A curbside food and organic waste program for single-family dwellings is proposed for Thunder Bay in 2025.

What is Food & Organic Waste?

Food waste means the edible parts of plants and animals that are produced or harvested but are not ultimately consumed (kitchen scraps and discarded food). Organic waste means inedible parts of plants and animals, as well as other organic material that may be processed along with food waste. Examples of organic waste can include, but are not limited to, leaf and yard waste, compostable products and packaging, soiled paper, diapers and pet waste.

In April of 2018, the Ministry of Environment Conservation and Parks introduced its Food and Organic Waste Framework, including a Food and Organic Waste Action Plan and Food and Organic Waste Policy Statement. Of particular relevance to the City of Thunder Bay, the Policy Statement requires municipalities in Northern Ontario with populations greater than 50,000 and densities greater than or equal to 300 persons per square kilometre to provide curbside collection of food and organic waste to single-family dwellings in the urban settlement area by 2025. Moreover, the program must achieve a 50% waste reduction and resource recovery of food and organic waste by that date.

Green BinThe document Development of an Organics Diversion Program Implementation Plan includes recommendations for the development and implementation of a food and organic waste diversion (Green Bin) program to ensure compliance with the requirements of the Province’s Policy Statement. The proposed program would service the City’s single-family and multi-family dwellings as well as qualifying businesses, taking a phased-in approach to the program’s implementation.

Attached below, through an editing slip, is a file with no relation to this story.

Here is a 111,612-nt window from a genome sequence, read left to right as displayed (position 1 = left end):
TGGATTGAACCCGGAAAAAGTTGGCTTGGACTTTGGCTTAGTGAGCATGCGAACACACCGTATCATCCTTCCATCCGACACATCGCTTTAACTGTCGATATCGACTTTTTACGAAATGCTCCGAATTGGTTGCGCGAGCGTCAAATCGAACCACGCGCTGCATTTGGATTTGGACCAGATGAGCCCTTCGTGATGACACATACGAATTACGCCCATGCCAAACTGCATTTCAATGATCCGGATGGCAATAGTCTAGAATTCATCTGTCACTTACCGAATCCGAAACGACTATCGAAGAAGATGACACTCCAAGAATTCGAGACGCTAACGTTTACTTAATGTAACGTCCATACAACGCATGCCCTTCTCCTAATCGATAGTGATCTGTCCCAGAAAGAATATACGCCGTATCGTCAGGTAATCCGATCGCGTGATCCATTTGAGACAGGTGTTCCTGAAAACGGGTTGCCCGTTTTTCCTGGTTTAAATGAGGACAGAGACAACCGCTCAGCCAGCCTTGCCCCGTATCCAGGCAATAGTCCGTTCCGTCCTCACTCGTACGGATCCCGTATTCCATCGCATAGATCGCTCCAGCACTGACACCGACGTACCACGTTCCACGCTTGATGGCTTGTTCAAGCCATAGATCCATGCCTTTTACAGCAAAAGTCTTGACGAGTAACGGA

The report also recommends the optimization of the City’s collection services and policies to minimize the cost of implementing the new program and ensure effective participation. The following recommendations are also proposed:

  1. Expand current leaf and yard waste services in 2023.
  2. Implement a curbside food and organic waste program for single-family dwellings in 2025.
  3. Phase in Green Bin collection services for multi-family and local businesses over time.
  4. Optimize garbage collection service to achieve diversion targets and reduce costs.
  5. Hire necessary staff to support roll out of Green Bin services.
  6. Implement automated cart-based collection of garbage and Green Bin materials.
  7. Finalize program costs and design parameters as a next step.

The report also examines options for processing the collected organic waste while taking into consideration the implications of this new program on the City’s landfill operations and renewable energy partnership with Synergy North Inc. To ensure the City is consistent with the Policy Statement, future amendments to the City’s official plan, waste collection and zoning by-laws may also be necessary. These recommendations are intended to support the City’s climate change goals, reduce operational costs, and ensure the province’s food waste and organics diversion target will be met. The proposed changes are expected to increase the City’s residential waste diversion level from 25% to 42% and reduce the City’s climate change footprint by an estimated 5,380 tonnes of carbon dioxide equivalent per year.

Food and Organic Waste Diversion (Green Bin) Program – First Corporate Report

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